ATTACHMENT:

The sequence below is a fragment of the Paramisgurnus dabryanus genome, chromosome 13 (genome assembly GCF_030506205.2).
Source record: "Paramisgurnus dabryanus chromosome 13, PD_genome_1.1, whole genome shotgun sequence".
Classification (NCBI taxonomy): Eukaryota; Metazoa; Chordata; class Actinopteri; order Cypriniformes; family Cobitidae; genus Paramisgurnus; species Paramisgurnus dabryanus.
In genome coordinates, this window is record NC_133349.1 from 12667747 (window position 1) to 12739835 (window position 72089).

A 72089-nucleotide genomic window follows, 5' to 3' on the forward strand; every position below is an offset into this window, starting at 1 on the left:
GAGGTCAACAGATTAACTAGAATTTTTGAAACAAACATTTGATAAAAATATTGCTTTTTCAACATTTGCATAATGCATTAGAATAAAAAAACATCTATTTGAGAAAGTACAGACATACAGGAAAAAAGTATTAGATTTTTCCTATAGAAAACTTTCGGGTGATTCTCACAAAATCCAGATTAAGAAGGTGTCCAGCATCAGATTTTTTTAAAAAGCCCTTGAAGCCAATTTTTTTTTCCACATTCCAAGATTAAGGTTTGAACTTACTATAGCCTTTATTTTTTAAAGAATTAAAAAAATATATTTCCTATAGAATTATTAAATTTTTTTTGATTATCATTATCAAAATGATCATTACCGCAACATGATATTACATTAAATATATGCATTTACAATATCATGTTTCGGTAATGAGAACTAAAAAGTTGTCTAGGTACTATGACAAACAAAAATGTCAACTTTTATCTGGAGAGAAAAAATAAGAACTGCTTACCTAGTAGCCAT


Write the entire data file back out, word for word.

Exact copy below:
The sequence below is a fragment of the Paramisgurnus dabryanus genome, chromosome 13 (genome assembly GCF_030506205.2).
Source record: "Paramisgurnus dabryanus chromosome 13, PD_genome_1.1, whole genome shotgun sequence".
Classification (NCBI taxonomy): Eukaryota; Metazoa; Chordata; class Actinopteri; order Cypriniformes; family Cobitidae; genus Paramisgurnus; species Paramisgurnus dabryanus.
In genome coordinates, this window is record NC_133349.1 from 12667747 (window position 1) to 12739835 (window position 72089).

A 72089-nucleotide genomic window follows, 5' to 3' on the forward strand; every position below is an offset into this window, starting at 1 on the left:
GAGGTCAACAGATTAACTAGAATTTTTGAAACAAACATTTGATAAAAATATTGCTTTTTCAACATTTGCATAATGCATTAGAATAAAAAAACATCTATTTGAGAAAGTACAGACATACAGGAAAAAAGTATTAGATTTTTCCTATAGAAAACTTTCGGGTGATTCTCACAAAATCCAGATTAAGAAGGTGTCCAGCATCAGATTTTTTTAAAAAGCCCTTGAAGCCAATTTTTTTTTCCACATTCCAAGATTAAGGTTTGAACTTACTATAGCCTTTATTTTTTAAAGAATTAAAAAAATATATTTCCTATAGAATTATTAAATTTTTTTTGATTATCATTATCAAAATGATCATTACCGCAACATGATATTACATTAAATATATGCATTTACAATATCATGTTTCGGTAATGAGAACTAAAAAGTTGTCTAGGTACTATGACAAACAAAAATGTCAACTTTTATCTGGAGAGAAAAAATAAGAACTGCTTACCTAGTAGCCAT